Sunanda Pushkar death: Court fixes May 28 for next hearing
A Delhi court has transferred the Sunanda Pushkar death case to the Additional Chief Metropolitan Magistrate. The next date of hearing has been fixed at May 28. Pushkar, former wife of Congress leader Shashi Tharoor, was mysteriously found dead in a hotel room in Delhi in January 2014. More than four years later, Delhi Police filed a chargesheet against Tharoor for 'abetment to suicide.'
The twists and turns in the case
Throughout the years, there have been several flip-flops in the investigation. Initially, officials suspected suicide. Later reports marked the cause of death as "unnatural." An AIIMS doctor then claimed he was forced to issue a false report. In January 2015, Delhi Police filed an FIR for the 'murder' of Pushkar. In the chargesheet filed this month, Tharoor was mentioned as a 'suspect,' not 'accused.'
Tharoor calls chargesheet "preposterous"
Emails, text messages and psychological analysis as evidence
Many evidences emerged during the probe. During raids, they found emails from Pushkar, where she hinted she was feeling cheated and "didn't want to live." A relatively new technique of psychological analysis was conducted on five acquaintances, including Tharoor's help Narain Singh, which established marital-discord. Delhi Police also sought help from Canada's department of justice to retrieve deleted messages from the couple's Blackberry phones.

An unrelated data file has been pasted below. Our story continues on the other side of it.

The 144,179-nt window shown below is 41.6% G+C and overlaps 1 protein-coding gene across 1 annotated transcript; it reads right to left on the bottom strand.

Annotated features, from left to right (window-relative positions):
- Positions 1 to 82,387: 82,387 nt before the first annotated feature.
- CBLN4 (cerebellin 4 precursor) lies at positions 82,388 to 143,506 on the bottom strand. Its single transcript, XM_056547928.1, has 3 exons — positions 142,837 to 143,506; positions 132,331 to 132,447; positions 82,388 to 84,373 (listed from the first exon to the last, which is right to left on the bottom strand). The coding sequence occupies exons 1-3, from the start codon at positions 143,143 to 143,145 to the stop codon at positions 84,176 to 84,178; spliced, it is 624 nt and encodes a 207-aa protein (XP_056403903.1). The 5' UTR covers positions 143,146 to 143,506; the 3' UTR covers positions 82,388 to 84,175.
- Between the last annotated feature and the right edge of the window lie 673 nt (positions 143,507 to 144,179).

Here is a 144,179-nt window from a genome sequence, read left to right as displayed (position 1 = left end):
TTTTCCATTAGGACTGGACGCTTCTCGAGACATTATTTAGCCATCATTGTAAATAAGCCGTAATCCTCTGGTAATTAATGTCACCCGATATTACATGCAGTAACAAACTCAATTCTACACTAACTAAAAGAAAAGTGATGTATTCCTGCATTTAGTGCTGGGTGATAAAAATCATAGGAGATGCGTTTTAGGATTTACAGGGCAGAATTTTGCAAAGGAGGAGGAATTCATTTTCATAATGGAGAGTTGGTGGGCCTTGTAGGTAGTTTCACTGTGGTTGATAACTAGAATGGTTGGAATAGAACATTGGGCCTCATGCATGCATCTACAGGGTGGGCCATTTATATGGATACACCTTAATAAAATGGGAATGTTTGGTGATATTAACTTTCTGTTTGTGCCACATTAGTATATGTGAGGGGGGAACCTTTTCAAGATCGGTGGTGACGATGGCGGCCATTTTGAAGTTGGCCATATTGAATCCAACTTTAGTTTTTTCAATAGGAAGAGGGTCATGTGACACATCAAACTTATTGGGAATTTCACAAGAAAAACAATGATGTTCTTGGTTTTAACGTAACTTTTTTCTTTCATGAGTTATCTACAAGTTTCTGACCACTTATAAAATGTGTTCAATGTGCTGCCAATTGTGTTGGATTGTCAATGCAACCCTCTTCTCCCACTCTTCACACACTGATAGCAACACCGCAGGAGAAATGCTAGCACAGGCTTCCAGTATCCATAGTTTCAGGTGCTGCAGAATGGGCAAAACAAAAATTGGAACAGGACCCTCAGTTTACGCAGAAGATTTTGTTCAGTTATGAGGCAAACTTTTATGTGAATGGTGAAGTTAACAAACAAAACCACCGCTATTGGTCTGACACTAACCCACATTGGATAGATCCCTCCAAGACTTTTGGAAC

Chargesheet details physical and emotional torture, police say
The chargesheet mentions that Pushkar was "deeply saddened" by Tharoor's flirtatious behavior with Tarar and another woman called Katie, an officer claimed. The injuries on her body were due to assault by Tharoor the night before she died, it adds. About the flip-flops, a senior official said this isn't the first time it has happened, but people knew about Pushkar's case since she was a celebrity.
Will Tharoor be arrested? Here's what you should know
In cases under Section 498A, the accused is immediately arrested, but not in this case, probably because, as aforementioned, he has been listed as a 'suspect,' not an 'accused.'